An old-fashioned Friday-night monster
movie gets tangled up with a dysfunctional family redemption saga,
along with a healthy dollop of acid-black political satire in Bong Joon-Ho’s The Host, the wildest and weirdest movie to hit screens in
quite some time. It is smashing entertainment that has a lot more on
its mind than one might reasonably expect from a film in which a
giant lizard stomps around Korea eating people.
Playfully mashing up barbed globalization metaphors with some blunt
anti-American resentment, The Host is a wickedly funny roller
coaster that uses outlandish make-believe to touch on some very real
contemporary fears and anxieties.
We begin at a U.S. Army base in Korea, where our boys are busy
preserving the peace and dumping toxic chemicals into the Han River.
As the years wear on, fishermen discover some freaky stuff swimming
around the water, but nobody pays much attention. Until one fateful
afternoon when a gigantic mutated-looking lizard is just hanging
out, sunning itself under a bridge.
The horror movie playbook tells us creatures are supposed to be
glimpsed incrementally, with great fanfare leading up to an eventual
reveal. But all of the sudden here’s The Host’s great big monster,
viewed full figure and snoozing in a quiet wide shot. People passing
by don’t even react with the kind of shrieking or awe you’d expect
from these movies. Instead, in one of the film’s funniest and most
behaviorally dead-on flourishes, the jaded city-folk take a whole
bunch of camera-phone photos before hurling garbage at the thing,
trying to wake it up. Bad idea. Bong's camera swings around,
capturing the on-lookers passive faces, and swings around again as
it casually captures the giant beast, a kind of mutated squid,
climbing onto the bank and galumphing toward us. It's an astonishing
moment, perhaps the greatest "monster reveal" moment ever shot.
Spunky young Hyun-Seo (Ah-sung Ko) is stolen away by the creature
when her family’s riverside fast-food stand gets trampled underfoot.
Stashed away in the creature’s sewer lair for later snacking, the
sprightly schoolgirl tries all manner of hair-raising escape
attempts, to little avail. Meanwhile her thick-witted dad Gang-Du
(Kang-ho Song) tries pulling together their feuding family for an
ill-fated rescue effort. Regretful, recovering alcoholic grandpa Hie-bong
(Hie-bong Byeon) marshals what’s left of their meager resources,
enlisting resentful overachiever Nam-il (Hae-il Park) and cousin
Nam-Joo (Du-na Bae), who just so happens to be a professional archer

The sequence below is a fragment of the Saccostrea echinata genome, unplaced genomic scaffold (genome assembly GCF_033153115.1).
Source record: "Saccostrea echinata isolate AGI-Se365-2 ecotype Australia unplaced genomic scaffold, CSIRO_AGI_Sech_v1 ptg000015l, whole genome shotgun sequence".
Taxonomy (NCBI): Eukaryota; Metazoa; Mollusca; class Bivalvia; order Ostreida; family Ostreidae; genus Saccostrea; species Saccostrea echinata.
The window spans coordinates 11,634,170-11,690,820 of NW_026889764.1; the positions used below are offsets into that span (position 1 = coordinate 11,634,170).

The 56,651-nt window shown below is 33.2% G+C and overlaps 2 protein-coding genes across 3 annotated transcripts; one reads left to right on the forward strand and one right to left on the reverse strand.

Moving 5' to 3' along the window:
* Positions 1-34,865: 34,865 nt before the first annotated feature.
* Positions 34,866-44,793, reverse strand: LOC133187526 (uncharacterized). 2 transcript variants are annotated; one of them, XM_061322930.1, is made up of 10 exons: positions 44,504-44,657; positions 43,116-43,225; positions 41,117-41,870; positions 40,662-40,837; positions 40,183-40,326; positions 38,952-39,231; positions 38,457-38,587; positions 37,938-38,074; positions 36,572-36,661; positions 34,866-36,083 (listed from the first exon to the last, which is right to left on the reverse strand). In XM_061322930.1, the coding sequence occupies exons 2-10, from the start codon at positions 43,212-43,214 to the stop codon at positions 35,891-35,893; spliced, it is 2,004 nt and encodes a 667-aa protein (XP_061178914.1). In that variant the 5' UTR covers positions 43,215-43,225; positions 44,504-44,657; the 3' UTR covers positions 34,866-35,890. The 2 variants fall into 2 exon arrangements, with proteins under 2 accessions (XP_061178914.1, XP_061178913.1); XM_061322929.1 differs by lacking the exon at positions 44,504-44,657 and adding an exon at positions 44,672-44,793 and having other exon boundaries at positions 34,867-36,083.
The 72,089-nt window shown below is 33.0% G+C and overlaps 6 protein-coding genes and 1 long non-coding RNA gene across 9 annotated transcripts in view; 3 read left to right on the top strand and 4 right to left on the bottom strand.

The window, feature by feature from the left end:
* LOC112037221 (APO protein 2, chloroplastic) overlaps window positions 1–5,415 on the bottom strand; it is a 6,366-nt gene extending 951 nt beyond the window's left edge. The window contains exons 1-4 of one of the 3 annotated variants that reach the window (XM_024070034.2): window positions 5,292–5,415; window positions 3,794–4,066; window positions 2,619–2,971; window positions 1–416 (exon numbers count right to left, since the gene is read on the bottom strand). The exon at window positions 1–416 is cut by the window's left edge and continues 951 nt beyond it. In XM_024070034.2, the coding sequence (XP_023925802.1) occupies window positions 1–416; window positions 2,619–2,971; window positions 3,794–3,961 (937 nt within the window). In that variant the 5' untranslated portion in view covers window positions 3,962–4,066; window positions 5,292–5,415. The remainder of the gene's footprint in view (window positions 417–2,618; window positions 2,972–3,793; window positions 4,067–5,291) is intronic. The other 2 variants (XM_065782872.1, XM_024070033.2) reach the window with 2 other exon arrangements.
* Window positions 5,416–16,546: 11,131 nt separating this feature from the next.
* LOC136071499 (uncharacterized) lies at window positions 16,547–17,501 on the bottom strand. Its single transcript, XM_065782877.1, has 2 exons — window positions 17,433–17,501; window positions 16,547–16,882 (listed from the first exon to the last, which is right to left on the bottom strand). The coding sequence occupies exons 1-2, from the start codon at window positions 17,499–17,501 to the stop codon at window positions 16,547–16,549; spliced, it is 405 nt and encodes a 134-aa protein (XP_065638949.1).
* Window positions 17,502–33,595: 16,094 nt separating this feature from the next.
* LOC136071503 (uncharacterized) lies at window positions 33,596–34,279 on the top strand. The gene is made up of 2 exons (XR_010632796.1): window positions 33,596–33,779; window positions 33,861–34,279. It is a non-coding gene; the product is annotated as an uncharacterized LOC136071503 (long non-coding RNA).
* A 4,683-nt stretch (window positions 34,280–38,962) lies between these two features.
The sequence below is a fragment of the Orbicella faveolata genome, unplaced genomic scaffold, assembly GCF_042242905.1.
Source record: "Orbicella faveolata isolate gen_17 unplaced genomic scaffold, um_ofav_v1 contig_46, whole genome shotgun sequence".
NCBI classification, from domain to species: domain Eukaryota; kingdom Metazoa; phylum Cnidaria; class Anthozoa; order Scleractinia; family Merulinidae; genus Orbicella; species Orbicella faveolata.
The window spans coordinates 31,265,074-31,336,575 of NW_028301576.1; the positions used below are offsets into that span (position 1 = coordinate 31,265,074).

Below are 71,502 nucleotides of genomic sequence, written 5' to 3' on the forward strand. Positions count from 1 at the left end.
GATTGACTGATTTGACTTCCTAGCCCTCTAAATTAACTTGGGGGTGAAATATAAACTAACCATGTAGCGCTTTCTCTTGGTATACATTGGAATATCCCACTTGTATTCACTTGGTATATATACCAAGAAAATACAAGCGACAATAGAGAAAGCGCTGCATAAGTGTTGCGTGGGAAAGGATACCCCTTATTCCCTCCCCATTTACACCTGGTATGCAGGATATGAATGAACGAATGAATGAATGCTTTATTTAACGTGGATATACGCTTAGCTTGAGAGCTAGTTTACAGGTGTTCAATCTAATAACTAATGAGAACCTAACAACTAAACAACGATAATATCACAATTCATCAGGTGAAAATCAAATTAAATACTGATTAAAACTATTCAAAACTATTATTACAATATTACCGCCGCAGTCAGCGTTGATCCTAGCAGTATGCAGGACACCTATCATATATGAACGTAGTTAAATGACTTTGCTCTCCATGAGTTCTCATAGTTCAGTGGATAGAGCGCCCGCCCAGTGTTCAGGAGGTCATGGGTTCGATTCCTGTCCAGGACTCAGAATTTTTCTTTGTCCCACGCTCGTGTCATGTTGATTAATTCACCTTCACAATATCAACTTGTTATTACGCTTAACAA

with anxiety issues. But before they can find Hyun-Seo, the family
must first escape their government’s hilarious quarantine efforts.
Bong racks a ton of comic mileage needling bureaucratic incompetence
and panicked misinformation—just watch these officials’ stumbling
efforts to walk around in yellow radiation suits. Things go from bad
to worse when the Americans get involved, seizing upon the idea that
this beast (which they accidentally created) is carrying some sort
of deadly virus, even though there isn’t the slightest scrap of
evidence this is the case.
In its own quietly insinuating way, The Host becomes a snarky
geopolitical allegory, as the U.S. reacts to a disaster not by
capturing the monster responsible, but instead manufacturing false
reasons to invade and kill countless innocents while chasing down a
phantom menace. (The film also digresses for just long enough to
provide the single greatest SARS joke ever.)
Of course such concerns are kept wisely to the periphery, and can be
easily ignored by those who choose to be offended, or by anybody
who’s just looking for a balls-to-the-wall creature feature.
Throughout the expertly staged and edited scare sequences, Bong
foregrounds this goofy family’s stumble toward healing, making The
Host play sort of like Godzilla vs.Little
Bong Joon-Ho’s last film, the too-little-seen Memories of Murder,
was a slightly bent police procedural that in many ways now seems an
eerie precursor to David Fincher’s
Zodiac. He’s got a weird knack
for abrupt tonal shifts, and his cast here expertly navigates some
hairpin emotional curves. It’s suggested that Kang-ho Song’s hapless
Gang-Du might be retarded, and one of the movie’s slyest gags is
that the character doesn’t act all that differently after being
lobotomized. But my favorite is Du-na Bae’s anxious archer. Star of
the effervescent Japanese festival favorite Linda Linda Linda, this
deadpan dynamo has such a naturally hilarious presence—scoring belly
laughs while remaining completely still. Jim Jarmusch needs to write
her a leading role, stat.
If there is a fault with the film, it’s that it is about 15 minutes
too long. The Host is nonetheless the kind of funny-scary,
subtext-freighted treat that’s catnip for both genre buffs and
The Host is playing at the River East and Landmark Century cinemas.
It will most likely not be opening at a theater near you, as they
say. So, even though both of these theaters may be a bit of a drive,
The Host is well worth the effort.